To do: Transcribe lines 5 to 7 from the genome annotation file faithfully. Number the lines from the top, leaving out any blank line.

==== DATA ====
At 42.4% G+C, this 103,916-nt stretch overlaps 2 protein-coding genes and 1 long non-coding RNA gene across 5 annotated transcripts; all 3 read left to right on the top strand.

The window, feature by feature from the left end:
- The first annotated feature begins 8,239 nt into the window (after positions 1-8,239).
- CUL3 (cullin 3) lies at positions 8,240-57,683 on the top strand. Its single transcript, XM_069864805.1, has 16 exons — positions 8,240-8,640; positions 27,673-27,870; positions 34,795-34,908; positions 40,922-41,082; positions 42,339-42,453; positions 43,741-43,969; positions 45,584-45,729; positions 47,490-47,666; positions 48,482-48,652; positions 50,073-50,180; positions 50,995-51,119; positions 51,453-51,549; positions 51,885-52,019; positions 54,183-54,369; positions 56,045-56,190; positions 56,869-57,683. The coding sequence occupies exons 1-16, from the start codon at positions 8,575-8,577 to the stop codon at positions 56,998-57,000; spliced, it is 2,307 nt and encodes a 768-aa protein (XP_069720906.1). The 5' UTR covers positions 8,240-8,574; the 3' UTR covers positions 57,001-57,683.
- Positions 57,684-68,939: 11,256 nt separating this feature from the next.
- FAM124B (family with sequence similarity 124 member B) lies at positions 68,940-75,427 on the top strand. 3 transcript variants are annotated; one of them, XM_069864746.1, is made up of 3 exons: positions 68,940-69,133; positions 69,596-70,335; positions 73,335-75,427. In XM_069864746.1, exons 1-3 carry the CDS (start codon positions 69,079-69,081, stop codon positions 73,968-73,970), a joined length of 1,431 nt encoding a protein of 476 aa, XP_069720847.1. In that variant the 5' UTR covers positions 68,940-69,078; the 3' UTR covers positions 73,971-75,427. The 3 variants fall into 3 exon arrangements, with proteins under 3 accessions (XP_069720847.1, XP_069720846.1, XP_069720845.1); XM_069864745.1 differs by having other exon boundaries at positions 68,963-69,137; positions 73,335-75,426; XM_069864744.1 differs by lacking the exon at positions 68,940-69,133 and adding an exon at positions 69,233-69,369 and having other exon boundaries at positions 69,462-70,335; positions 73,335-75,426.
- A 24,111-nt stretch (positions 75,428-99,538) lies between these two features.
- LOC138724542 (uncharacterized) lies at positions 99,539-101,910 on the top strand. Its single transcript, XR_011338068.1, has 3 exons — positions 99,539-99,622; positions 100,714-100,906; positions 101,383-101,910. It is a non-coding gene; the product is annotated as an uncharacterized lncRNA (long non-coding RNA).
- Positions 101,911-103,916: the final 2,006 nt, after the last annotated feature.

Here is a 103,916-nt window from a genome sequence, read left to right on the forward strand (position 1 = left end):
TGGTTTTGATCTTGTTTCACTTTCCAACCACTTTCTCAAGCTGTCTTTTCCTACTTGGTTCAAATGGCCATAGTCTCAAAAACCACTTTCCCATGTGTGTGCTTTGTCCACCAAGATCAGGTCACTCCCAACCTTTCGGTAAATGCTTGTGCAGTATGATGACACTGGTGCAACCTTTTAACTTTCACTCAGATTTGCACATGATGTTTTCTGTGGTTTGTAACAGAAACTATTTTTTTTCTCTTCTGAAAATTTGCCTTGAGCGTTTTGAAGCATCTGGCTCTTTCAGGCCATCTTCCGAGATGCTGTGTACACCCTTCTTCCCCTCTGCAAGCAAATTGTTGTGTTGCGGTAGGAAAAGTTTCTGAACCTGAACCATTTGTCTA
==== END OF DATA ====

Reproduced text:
- Positions 57,684-68,939: 11,256 nt separating this feature from the next.
- FAM124B (family with sequence similarity 124 member B) lies at positions 68,940-75,427 on the top strand. 3 transcript variants are annotated; one of them, XM_069864746.1, is made up of 3 exons: positions 68,940-69,133; positions 69,596-70,335; positions 73,335-75,427. In XM_069864746.1, exons 1-3 carry the CDS (start codon positions 69,079-69,081, stop codon positions 73,968-73,970), a joined length of 1,431 nt encoding a protein of 476 aa, XP_069720847.1. In that variant the 5' UTR covers positions 68,940-69,078; the 3' UTR covers positions 73,971-75,427. The 3 variants fall into 3 exon arrangements, with proteins under 3 accessions (XP_069720847.1, XP_069720846.1, XP_069720845.1); XM_069864745.1 differs by having other exon boundaries at positions 68,963-69,137; positions 73,335-75,426; XM_069864744.1 differs by lacking the exon at positions 68,940-69,133 and adding an exon at positions 69,233-69,369 and having other exon boundaries at positions 69,462-70,335; positions 73,335-75,426.
- A 24,111-nt stretch (positions 75,428-99,538) lies between these two features.